## Future of Cumulus Parametrization conference, Delft, July 10-14, 2017

For a small city, Delft punches above its weight. It is famous for many things, including its celebrated Delftware (Figure 1). It was also the birthplace of one of the Dutch masters, Johannes Vermeer, who coincidentally painted some fine cityscapes with cumulus clouds in them (Figure 2). There is a university of technology with some impressive architecture (Figure 3). It holds the dubious honour of being the location of the first assassination using a pistol (or so we were told by our tour guide), when William of Orange was shot in 1584. To this list, it can now add hosting a one-week conference on the future of cumulus parametrization, and hopefully bringing about more of these conferences in the future.

Figure 1: Delftware.

Figure 2: Delft with canopy of cumulus clouds. By Johannes Vermeer, 1661.

Figure 3: AULA conference centre at Delft University of Technology – where we were based for the duration of the conference.

So what is a cumulus parametrization scheme? The key idea is as follows. Numerical weather and climate models work by splitting the atmosphere into a grid, with a corresponding grid length representing the length of each of the grid cells. By solving equations that govern how the wind, pressure and heating interact, models can then be used to predict what the weather will be like days in advance in the case of weather modelling. Or a model can predict how the climate will react to any forcings over longer timescales. However, any phenomena that are substantially smaller than this grid scale will not be “seen” by the models. For example, a large cumulonimbus cloud may have a horizontal extent of around 2km, whereas individual grid cells could be 50km in the case of a climate model. A cumulonimbus cloud will therefore not be explicitly modelled, but it will still have an effect on the grid cell in which it is located – in terms of how much heating and moistening it produces at different levels. To capture this effect, the clouds are parametrized, that is, the vertical profile of the heating and moistening due to the clouds are calculated based on the conditions in the grid cell, and this then affects the grid-scale values of these variables. A similar idea applies for shallow cumulus clouds, such as the cumulus humilis in Vermeer’s painting (Figure 2), or present-day Delft (Figure 3).

These cumulus parametrization schemes are a large source of uncertainty in current weather and climate models. The conference was aimed at bringing together the community of modellers working on these schemes, and working out which might be the best directions to go in to improve these schemes, and consequently weather and climate models.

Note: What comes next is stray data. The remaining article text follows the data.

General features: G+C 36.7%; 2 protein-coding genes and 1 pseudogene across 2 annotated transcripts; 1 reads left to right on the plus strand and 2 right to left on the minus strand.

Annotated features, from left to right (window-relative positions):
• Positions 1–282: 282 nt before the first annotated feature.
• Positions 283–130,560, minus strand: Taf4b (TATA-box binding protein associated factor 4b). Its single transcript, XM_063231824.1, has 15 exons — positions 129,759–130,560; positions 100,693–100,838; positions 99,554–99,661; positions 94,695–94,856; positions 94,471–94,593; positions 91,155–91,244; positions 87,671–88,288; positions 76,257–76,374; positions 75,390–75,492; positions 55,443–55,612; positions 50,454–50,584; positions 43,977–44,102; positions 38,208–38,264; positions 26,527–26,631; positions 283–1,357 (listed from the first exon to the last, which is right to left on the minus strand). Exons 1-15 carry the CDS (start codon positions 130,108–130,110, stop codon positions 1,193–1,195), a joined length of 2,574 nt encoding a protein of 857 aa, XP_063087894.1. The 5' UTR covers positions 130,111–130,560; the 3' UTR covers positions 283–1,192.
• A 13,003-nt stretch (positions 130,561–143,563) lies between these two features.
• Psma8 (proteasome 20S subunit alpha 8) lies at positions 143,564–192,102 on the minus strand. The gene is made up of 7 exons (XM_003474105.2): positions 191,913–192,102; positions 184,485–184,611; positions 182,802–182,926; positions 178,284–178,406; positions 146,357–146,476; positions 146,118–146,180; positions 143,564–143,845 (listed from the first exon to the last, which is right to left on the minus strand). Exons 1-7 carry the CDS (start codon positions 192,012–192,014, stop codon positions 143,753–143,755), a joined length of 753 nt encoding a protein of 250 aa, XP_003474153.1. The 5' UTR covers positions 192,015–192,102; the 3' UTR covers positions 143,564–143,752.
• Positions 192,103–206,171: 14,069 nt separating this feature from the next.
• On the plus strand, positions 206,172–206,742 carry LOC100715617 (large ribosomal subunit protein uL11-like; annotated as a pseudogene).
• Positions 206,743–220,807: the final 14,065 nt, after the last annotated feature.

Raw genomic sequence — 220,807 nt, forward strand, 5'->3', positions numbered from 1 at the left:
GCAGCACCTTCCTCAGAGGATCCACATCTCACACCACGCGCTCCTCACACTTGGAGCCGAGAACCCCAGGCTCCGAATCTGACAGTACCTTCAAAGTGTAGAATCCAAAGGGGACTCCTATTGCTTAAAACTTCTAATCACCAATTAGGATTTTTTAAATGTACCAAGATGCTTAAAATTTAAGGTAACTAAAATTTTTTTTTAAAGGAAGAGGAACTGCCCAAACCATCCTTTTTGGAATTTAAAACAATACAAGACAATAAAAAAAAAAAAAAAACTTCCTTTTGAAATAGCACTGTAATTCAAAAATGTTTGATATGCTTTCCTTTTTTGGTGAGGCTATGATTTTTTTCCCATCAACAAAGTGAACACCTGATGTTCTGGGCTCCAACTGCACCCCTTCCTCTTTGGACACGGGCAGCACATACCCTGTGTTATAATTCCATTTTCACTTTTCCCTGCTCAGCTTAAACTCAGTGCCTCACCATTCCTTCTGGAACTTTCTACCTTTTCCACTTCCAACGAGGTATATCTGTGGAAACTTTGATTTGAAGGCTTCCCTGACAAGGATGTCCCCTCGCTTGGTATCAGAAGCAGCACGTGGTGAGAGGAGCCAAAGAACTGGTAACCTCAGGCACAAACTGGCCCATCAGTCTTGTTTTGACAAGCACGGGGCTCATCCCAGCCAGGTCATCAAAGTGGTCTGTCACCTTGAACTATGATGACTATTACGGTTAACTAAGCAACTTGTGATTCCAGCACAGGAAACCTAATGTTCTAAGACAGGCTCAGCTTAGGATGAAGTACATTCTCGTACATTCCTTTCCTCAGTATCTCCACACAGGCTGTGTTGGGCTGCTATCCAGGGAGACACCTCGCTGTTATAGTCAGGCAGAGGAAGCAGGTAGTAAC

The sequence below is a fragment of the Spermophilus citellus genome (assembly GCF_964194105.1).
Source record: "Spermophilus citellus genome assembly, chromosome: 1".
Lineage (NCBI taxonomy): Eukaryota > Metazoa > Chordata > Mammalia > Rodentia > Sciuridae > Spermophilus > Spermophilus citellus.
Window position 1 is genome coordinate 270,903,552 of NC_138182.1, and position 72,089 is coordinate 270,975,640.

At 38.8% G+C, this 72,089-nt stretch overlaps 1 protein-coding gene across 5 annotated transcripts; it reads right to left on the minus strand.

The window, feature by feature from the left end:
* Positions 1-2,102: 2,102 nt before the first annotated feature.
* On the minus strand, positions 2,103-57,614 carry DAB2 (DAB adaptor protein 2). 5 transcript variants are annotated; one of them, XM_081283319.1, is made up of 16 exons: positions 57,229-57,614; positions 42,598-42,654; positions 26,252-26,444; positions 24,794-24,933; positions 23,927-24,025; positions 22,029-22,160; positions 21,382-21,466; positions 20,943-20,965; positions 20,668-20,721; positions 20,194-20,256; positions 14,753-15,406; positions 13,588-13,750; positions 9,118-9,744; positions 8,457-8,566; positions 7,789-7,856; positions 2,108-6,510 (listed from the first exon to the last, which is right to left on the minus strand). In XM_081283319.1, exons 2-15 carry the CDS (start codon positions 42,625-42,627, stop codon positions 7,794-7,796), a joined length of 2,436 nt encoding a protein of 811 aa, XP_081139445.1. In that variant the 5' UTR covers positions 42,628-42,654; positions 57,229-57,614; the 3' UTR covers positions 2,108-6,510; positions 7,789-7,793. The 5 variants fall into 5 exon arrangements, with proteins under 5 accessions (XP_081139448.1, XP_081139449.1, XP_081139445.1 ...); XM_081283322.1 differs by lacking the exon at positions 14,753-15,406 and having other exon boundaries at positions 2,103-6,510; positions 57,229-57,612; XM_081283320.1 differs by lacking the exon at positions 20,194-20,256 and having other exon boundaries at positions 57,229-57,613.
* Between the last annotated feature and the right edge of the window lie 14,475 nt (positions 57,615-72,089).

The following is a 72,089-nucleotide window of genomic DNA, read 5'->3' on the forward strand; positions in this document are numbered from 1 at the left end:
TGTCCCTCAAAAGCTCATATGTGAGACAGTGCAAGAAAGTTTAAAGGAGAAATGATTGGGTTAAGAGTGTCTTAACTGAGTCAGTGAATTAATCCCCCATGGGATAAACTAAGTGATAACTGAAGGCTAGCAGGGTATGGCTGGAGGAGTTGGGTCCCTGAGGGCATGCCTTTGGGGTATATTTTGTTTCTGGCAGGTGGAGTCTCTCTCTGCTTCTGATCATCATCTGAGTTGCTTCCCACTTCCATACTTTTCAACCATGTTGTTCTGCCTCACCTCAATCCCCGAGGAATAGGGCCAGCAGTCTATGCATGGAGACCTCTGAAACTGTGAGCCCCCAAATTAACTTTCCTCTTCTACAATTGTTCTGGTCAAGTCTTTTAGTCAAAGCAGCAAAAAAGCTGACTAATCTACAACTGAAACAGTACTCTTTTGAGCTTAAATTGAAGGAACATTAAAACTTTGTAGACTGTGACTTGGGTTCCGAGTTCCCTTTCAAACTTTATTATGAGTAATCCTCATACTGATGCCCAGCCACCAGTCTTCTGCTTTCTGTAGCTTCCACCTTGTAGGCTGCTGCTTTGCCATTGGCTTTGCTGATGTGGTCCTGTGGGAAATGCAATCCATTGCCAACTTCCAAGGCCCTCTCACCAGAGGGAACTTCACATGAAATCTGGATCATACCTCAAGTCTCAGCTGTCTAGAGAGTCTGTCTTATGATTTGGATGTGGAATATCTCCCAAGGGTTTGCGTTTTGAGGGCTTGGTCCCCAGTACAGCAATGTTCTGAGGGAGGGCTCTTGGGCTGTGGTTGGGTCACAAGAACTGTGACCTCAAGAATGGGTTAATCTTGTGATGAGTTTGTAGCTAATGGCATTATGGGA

Each day was a mixture of listening to presentations, looking at posters and breakout discussion groups in the afternoon, as well as plenty of time for coffee and meeting new people. The presentations covered a lot of ground: from presenting work on state-of-the-art parametrization schemes, to looking at how the schemes perform in operational models, to focusing on one small aspect of a scheme and modelling how that behaves in a high resolution model (50m resolution) that can explicitly model individual clouds. The posters were a great chance to see the in-depth work that had been done, and to talk to and exchange ideas with other scientists.

Certain ideas for improving the parametrization schemes resurfaced repeatedly. The need for scale-awareness, where the response of the parametrization scheme takes into account the model resolution, was discussed. One idea for doing this was the use of stochastic schemes to represent the uncertainty of the number of clouds in a given grid cell. The concept of memory also cropped up – where the scheme remembers if it had been active at a given grid cell in a previous point in time. This also ties into the idea of transitions between cloud regimes, e.g. when a stratocumulus layer splits up into individual cumulus clouds. Many other, sometimes esoteric, concepts were discussed, such as the role of cold pools, how much tuning of climate models is desirable and acceptable, how we should test our schemes, and what the process of developing the schemes should look like.